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Kang K, Koltai PJ, Lee C, Lin M, Hsu W. Lingual Tonsillectomy for Treatment of Pediatric Obstructive Sleep Apnea: A Meta-analysis. JAMA Otolaryngol Head Neck Surg. 2017;143(6):561–568. doi:https://doi.org/10.1001/jamaoto.2016.4274
What effect does lingual tonsillectomy have on polysomnography in children with lingual tonsil hypertrophy and obstructive sleep apnea?
In this meta-analysis, significant improvements in the apnea-hypopnea index and the minimum oxygen saturation were observed after lingual tonsillectomy. However, children frequently have residual obstructive sleep apnea after lingual tonsillectomy, and postoperative complications must be carefully managed.
Lingual tonsillectomy is an effective surgical management for children with obstructive sleep apnea caused by lingual tonsil hypertrophy.
Evidence indicates correlations between lingual tonsil hypertrophy and pediatric obstructive sleep apnea (OSA). However, to our knowledge, a meta-analysis of surgical outcomes for lingual tonsillectomy in children with OSA has not been conducted.
To evaluate the therapeutic outcomes of lingual tonsillectomy for treatment of pediatric OSA.
The study protocol was registered on PROSPERO (CRD42015027053). PubMed, MEDLINE, EMBASE, and the Cochrane Reviews databases were searched independently by 2 authors for relevant articles published by September 2016.
The literature search identified English-language studies that used polysomnography to evaluate children with lingual tonsil hypertrophy and OSA after lingual tonsillectomy alone. The search keywords were lingual tonsil, lingual tonsillectomy, sleep endoscopy, sleep apnea, and child.
Data Extraction and Synthesis
Polysomnographic data from each study were extracted. A random-effects model pooled postoperative sleep variable changes and success rates for lingual tonsillectomy in treating pediatric OSA.
Main Outcomes and Measures
Four outcomes for lingual tonsillectomy were analyzed. These included net postoperative changes in the apnea-hypopnea index (AHI), net postoperative changes in the minimum oxygen saturation, the overall success rate for a postoperative AHI less than 1, and the overall success rate for a postoperative AHI less than 5.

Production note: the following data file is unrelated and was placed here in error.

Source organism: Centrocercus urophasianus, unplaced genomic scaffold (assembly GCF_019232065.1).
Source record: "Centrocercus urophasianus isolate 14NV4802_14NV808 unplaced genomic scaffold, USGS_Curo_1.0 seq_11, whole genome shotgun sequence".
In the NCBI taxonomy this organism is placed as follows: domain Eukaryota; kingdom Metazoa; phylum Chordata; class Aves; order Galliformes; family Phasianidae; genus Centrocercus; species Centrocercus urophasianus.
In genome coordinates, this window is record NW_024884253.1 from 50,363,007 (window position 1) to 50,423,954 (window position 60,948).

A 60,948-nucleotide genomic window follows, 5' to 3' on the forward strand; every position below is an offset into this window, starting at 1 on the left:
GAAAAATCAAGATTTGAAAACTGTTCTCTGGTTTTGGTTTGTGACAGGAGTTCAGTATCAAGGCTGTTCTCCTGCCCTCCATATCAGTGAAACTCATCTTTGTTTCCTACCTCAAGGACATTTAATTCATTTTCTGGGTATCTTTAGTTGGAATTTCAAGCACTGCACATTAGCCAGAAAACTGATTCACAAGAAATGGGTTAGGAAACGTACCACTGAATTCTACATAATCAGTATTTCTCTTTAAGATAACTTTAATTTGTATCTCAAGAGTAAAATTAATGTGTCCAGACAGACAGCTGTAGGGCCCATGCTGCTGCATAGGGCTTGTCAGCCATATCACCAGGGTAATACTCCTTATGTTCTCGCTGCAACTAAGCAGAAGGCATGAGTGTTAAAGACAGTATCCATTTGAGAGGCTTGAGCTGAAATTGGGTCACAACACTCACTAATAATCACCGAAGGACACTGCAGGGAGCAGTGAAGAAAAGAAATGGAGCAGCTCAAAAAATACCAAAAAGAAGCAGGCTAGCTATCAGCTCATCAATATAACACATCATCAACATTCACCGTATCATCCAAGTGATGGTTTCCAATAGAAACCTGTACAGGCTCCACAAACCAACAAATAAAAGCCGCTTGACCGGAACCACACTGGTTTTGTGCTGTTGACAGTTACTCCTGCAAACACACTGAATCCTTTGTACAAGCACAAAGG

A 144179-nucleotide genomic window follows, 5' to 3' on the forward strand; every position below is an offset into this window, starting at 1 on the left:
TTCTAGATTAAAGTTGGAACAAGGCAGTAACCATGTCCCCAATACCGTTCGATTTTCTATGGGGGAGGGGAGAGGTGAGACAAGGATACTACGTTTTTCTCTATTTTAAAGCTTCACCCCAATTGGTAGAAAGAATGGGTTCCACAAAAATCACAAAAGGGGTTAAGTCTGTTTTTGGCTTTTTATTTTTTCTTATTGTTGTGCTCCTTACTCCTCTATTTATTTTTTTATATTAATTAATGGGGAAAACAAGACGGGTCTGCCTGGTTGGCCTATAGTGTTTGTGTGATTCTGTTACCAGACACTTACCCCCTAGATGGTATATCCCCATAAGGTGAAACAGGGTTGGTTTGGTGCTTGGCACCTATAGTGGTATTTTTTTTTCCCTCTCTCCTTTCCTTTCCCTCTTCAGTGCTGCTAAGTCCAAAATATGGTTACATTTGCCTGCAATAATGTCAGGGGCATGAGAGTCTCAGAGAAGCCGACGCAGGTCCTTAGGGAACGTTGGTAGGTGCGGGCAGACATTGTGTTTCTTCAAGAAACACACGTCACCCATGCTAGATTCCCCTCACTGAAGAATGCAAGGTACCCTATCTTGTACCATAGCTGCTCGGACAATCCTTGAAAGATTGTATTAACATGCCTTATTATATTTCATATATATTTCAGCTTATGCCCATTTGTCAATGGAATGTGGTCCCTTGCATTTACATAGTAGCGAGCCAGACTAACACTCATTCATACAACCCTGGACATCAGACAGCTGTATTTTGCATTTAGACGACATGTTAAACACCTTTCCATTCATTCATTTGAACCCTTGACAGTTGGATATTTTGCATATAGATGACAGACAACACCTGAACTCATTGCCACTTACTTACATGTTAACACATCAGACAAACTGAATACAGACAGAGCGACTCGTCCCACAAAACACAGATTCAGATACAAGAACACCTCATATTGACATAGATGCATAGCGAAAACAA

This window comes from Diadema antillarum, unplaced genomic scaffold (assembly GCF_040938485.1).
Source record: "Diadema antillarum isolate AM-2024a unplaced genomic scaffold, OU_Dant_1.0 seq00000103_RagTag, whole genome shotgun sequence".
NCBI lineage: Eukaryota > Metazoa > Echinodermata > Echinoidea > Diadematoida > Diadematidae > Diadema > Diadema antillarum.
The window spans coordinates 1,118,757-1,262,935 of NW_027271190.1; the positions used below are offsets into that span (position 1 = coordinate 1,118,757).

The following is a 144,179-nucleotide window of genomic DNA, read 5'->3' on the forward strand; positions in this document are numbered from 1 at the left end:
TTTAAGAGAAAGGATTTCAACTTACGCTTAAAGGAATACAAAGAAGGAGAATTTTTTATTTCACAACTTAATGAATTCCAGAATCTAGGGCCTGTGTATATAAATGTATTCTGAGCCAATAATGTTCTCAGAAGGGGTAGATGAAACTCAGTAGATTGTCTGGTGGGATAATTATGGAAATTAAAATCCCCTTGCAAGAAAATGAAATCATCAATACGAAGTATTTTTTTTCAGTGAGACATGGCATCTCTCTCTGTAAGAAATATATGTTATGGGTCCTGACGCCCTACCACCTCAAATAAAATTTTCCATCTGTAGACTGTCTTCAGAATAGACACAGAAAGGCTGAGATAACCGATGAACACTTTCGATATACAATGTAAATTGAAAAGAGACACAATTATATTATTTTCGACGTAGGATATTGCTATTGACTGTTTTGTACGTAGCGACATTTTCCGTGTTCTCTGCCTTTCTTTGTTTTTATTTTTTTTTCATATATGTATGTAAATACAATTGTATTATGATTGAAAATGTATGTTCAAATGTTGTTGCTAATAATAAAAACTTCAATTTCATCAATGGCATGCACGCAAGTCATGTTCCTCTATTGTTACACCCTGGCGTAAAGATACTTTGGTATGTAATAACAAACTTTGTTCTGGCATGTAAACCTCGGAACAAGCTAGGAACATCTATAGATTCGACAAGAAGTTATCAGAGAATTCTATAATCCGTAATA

This meta-analysis consisted of 4 studies (mean sample size, 18.25 patients), with a total of 73 unique patients (mean [SD] age, 8.3 [1.1] years). Fifty-nine percent (27 of 46) of the patients were male, and 1 of the 4 studies did not specify number of males. Lingual tonsillectomy was indicated for persistent OSA after adenotonsillectomy in all cases. Lingual tonsil hypertrophy was evaluated using computed tomography or magnetic resonance imaging in 1 study, sleep endoscopy in 2 studies, and cine magnetic resonance imaging in 1 study. The mean change in the AHI after lingual tonsillectomy was a reduction of 8.9 (95% CI, −12.6 to −5.2) events per hour. The mean change in the minimum oxygen saturation after lingual tonsillectomy was an increase of 6.0% (95% CI, 2.7%-9.2%). The overall success rate was 17% (95% CI, 7%-35%) for a postoperative AHI less than 1 and 51% (95% CI, 25%-76%) for a postoperative AHI less than 5. Postoperative complications that developed included airway obstruction, bleeding, and pneumonia.
Conclusions and Relevance
Lingual tonsillectomy is an effective surgical management for children with OSA caused by lingual tonsil hypertrophy, and it achieves significant improvement in the AHI and the minimum oxygen saturation. However, children frequently have residual OSA after lingual tonsillectomy, and postoperative complications must be carefully managed.
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